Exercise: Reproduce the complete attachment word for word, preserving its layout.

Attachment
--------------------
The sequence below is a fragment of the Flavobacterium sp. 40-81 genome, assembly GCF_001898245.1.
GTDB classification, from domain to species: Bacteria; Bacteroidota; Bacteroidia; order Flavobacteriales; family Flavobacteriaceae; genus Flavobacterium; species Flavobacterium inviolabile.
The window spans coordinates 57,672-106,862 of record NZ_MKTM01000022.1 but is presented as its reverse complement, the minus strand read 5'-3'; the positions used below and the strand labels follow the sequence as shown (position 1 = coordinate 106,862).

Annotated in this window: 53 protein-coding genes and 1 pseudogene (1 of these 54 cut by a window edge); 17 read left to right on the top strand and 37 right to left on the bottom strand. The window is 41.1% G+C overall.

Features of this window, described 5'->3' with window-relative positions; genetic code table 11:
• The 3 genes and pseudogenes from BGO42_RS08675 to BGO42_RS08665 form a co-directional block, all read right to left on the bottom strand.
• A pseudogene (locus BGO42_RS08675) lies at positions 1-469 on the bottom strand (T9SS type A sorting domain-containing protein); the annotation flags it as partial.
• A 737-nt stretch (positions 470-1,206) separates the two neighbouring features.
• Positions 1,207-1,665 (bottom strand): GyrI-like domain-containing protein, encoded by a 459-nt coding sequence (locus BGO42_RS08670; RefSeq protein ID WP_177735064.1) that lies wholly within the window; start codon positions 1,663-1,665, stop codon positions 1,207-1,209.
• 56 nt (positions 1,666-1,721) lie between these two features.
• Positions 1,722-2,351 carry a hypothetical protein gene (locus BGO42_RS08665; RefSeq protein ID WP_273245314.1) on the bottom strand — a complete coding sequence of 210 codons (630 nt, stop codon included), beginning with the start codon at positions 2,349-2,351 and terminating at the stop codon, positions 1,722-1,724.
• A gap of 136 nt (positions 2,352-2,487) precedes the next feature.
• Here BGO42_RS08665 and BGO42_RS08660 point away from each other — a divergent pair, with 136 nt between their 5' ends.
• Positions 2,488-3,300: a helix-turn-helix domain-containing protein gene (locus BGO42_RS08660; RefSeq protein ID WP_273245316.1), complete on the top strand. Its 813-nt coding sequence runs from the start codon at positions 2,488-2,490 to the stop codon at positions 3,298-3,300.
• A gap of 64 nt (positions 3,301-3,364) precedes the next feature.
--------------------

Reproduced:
The sequence below is a fragment of the Flavobacterium sp. 40-81 genome, assembly GCF_001898245.1.
GTDB classification, from domain to species: Bacteria; Bacteroidota; Bacteroidia; order Flavobacteriales; family Flavobacteriaceae; genus Flavobacterium; species Flavobacterium inviolabile.
The window spans coordinates 57,672-106,862 of record NZ_MKTM01000022.1 but is presented as its reverse complement, the minus strand read 5'-3'; the positions used below and the strand labels follow the sequence as shown (position 1 = coordinate 106,862).

Annotated in this window: 53 protein-coding genes and 1 pseudogene (1 of these 54 cut by a window edge); 17 read left to right on the top strand and 37 right to left on the bottom strand. The window is 41.1% G+C overall.

Features of this window, described 5'->3' with window-relative positions; genetic code table 11:
• The 3 genes and pseudogenes from BGO42_RS08675 to BGO42_RS08665 form a co-directional block, all read right to left on the bottom strand.
• A pseudogene (locus BGO42_RS08675) lies at positions 1-469 on the bottom strand (T9SS type A sorting domain-containing protein); the annotation flags it as partial.
• A 737-nt stretch (positions 470-1,206) separates the two neighbouring features.
• Positions 1,207-1,665 (bottom strand): GyrI-like domain-containing protein, encoded by a 459-nt coding sequence (locus BGO42_RS08670; RefSeq protein ID WP_177735064.1) that lies wholly within the window; start codon positions 1,663-1,665, stop codon positions 1,207-1,209.
• 56 nt (positions 1,666-1,721) lie between these two features.
• Positions 1,722-2,351 carry a hypothetical protein gene (locus BGO42_RS08665; RefSeq protein ID WP_273245314.1) on the bottom strand — a complete coding sequence of 210 codons (630 nt, stop codon included), beginning with the start codon at positions 2,349-2,351 and terminating at the stop codon, positions 1,722-1,724.
• A gap of 136 nt (positions 2,352-2,487) precedes the next feature.
• Here BGO42_RS08665 and BGO42_RS08660 point away from each other — a divergent pair, with 136 nt between their 5' ends.
• Positions 2,488-3,300: a helix-turn-helix domain-containing protein gene (locus BGO42_RS08660; RefSeq protein ID WP_273245316.1), complete on the top strand. Its 813-nt coding sequence runs from the start codon at positions 2,488-2,490 to the stop codon at positions 3,298-3,300.
• A gap of 64 nt (positions 3,301-3,364) precedes the next feature.